THanks for your answer, but Del, most rib crowned soundboards are glued in low humidity, so there is also an amount of comppression crowning involved
To meet the loose definition of “compression-crowned” the soundboard panel must be dried to a moisture content of 4% or less. Typically they are dried to 4% during the summer months and around 3.8% during the (drier) winter months.
Soundboards built up with crowned ribs are usually dried to something between 6% and 6.5%. This may not sound like much difference but the long-term effect is significant.
Yes, there is at least the potential for some perpendicular-to-grain compression in soundboard systems that are designed and built with crowned ribs, but it is considerably less than the amount of perpendicular-to-grain compression developed in a compression-crowned soundboard system.
But crown by itself
is not the critical factor; it is the combination of system mass and system stiffness in the final construction that is going to determine how energy is transferred from the stings to the soundboard assembly.
In general soundboard systems depending on panel compression for both crown and the added stiffness this compression contributes to the system use relatively flexible ribs. Those depending more on the rib structure for their overall stiffness tend to use stiffer ribs. (Yes, I know there are exceptions on both sides.)
All so-called “solid-spruce” soundboard panels absorb and desorb moisture through the normal cycles of humidity change. The difference is that the compression-crowned soundboard panel is subjected to levels of perpendicular-to-grain compression that causes permanent damage to the cellular structure of the wood. This (usually) does not happen in soundboard systems that are designed as rib-crowned systems.
I am not a wood specialist, I understand the wood may be resisting up to some point, but its resiliency may be changing with time, most old soundboards have very long basses without a well defined attack , old panels have a particularly non dynamic tone that reduce the voicing possibilities (sooner saturation)
There are a lot of other factors involved as well. Hammers also change with time (whether the piano is played or not). And, to a lessor extent, so do strings.
I also wonder if the intense vibration the assembly is subjected to will not change the wood inner structure.
I asked a wood technologist at the U.S. Wood Products Lab
about this a few years back. His answer was that compared to what wood members endure in a structure like a railroad trestle bridge for decades and, in a few cases, for centuries, the vibrations in a soundboard panel are insignificant. Yes, they vibrate but the range of motion is very small.
I also noticed that adding downbearing on some panels, you only have a decent tone for a few years.
Downbearing play a role in tone indeed but crown is just a necessity, apparently just structural.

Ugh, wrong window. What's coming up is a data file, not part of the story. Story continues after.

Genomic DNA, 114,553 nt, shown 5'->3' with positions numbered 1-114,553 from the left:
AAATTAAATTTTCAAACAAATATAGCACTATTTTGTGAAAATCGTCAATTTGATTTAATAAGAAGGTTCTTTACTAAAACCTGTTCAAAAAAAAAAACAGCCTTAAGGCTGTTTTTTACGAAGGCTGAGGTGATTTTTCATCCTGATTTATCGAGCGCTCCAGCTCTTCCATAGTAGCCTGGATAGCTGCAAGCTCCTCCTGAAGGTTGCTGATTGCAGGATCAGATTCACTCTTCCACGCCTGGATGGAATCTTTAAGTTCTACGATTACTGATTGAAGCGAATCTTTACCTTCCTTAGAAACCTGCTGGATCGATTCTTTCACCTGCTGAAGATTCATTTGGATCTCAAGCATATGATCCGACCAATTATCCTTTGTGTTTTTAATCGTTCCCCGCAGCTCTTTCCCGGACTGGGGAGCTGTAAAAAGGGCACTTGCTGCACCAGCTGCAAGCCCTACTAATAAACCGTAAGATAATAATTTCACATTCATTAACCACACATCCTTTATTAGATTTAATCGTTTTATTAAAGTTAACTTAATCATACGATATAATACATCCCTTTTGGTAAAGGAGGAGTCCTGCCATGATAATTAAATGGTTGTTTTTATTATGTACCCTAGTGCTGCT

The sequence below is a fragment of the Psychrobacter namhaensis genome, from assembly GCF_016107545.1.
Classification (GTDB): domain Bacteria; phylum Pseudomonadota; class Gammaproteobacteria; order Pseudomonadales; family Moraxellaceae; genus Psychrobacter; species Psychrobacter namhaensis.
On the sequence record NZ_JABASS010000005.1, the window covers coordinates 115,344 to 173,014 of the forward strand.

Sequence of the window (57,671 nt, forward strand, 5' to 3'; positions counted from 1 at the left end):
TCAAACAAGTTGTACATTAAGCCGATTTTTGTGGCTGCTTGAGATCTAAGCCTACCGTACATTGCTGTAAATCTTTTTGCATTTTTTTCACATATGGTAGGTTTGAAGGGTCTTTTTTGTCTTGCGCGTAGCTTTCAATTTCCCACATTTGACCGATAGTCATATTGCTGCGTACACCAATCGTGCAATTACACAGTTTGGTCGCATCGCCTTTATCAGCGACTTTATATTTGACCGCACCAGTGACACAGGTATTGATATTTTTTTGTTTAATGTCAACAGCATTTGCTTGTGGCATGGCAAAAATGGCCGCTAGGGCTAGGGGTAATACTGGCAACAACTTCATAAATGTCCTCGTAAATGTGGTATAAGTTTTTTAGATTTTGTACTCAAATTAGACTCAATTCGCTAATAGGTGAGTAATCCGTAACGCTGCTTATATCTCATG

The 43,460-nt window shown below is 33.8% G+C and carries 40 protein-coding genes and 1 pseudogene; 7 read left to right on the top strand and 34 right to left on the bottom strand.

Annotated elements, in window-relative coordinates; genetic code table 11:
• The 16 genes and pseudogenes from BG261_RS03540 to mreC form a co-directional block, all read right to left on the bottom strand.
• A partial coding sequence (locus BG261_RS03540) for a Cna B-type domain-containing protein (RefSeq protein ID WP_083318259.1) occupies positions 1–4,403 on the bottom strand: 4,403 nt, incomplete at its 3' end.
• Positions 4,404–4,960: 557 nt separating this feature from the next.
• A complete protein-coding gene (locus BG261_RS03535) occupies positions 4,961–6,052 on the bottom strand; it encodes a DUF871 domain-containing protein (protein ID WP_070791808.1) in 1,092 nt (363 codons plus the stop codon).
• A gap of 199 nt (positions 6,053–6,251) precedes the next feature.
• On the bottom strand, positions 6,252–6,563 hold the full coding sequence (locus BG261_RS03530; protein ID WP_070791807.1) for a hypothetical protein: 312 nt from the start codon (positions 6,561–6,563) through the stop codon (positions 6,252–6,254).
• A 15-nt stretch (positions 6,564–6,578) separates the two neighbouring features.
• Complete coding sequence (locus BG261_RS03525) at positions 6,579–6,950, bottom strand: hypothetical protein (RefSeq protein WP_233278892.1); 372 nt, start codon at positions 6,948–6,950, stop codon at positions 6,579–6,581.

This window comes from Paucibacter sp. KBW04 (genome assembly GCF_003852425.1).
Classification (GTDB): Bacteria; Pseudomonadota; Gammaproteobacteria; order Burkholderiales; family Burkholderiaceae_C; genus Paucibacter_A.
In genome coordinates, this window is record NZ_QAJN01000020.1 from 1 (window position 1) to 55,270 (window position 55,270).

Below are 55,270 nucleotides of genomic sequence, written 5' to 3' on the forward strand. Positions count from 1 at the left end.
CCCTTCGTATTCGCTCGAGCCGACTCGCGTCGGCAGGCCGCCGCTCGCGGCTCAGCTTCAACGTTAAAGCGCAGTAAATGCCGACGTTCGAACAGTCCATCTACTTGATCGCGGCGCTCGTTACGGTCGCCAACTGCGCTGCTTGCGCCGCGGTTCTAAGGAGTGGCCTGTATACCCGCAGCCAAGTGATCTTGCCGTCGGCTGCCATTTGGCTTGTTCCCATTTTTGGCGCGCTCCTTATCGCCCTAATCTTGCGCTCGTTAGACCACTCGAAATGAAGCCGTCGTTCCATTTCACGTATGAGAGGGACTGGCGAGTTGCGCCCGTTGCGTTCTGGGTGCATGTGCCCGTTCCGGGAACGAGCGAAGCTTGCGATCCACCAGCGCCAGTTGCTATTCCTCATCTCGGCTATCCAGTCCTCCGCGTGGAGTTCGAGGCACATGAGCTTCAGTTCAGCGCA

I’m not at all convinced crown is necessary. What we are really after is some amount of stiffness. That stiffness can be achieved in many ways. One of them is build up a system that depends on a high amount of perpendicular-to-grain compression within the soundboard panel. Soundboard crown is a natural result of this method. But, as has been discussed at great length on this forum, this compression dissipates over time—years, decades, centuries—and along with it goes the amount of stiffness that was added to the system by that compression. When the perpendicular-to-grain compression has dissipated there may still be enough stiffness in the system for the piano to produce acceptable tone.
Or there may not. And this is the issue that causes so much confusion to so many; the uncertainty and the lack of hard and fast rules. We want rules that are clear and unambiguous: Compression-crowned soundboard systems always
act this way and rib-crowned soundboard systems always
act that way. The problem is that piano soundboard systems are rarely that clearly defined or constructed. Nor are the results always that predictable. I’ve looked at pianos built with compression-crowned soundboard systems that had failed while still on the showroom floor. I’ve looked and—indeed, I’ve rebuilt—pianos that I know were originally built with compression-crowned soundboard systems a century back in which the original soundboards were in excellent condition; at least based on their sound. Replacing these soundboard panels would not have made the completed piano sound any better. A bit different, perhaps, but not necessarily better.
Boards are also glued in a crowned setup, with flat ribs as with crowned ones. A good part of the resiliency may well be due to the glue joint bewteen the ribs and the panel
In a compression-crowned soundboard systems the stress-interface between the top of the ribs and the soundboard panel is critical. The glue used must not creep
; hence the use of glues that form a absolutely rigid bond. This is less critical in soundboard systems that are rib-crowned; here any modern woodworking adhesive including the so-called PVAs (or polyvinyl acetate emulsions) can be used.
About Rippen, I am unsure they used that setup for long, most of the Rippen I have seen have traditional panels, some of then hold nicely in time.
We sold Rippen pianos during the 1970s and this is how all of them were built. I liked the system; for their type and size they could be made to sound quite nice in spite of their erratic stringing scales. And they were very stable in a variety of climates. They would have been even better if their scaling had been any good.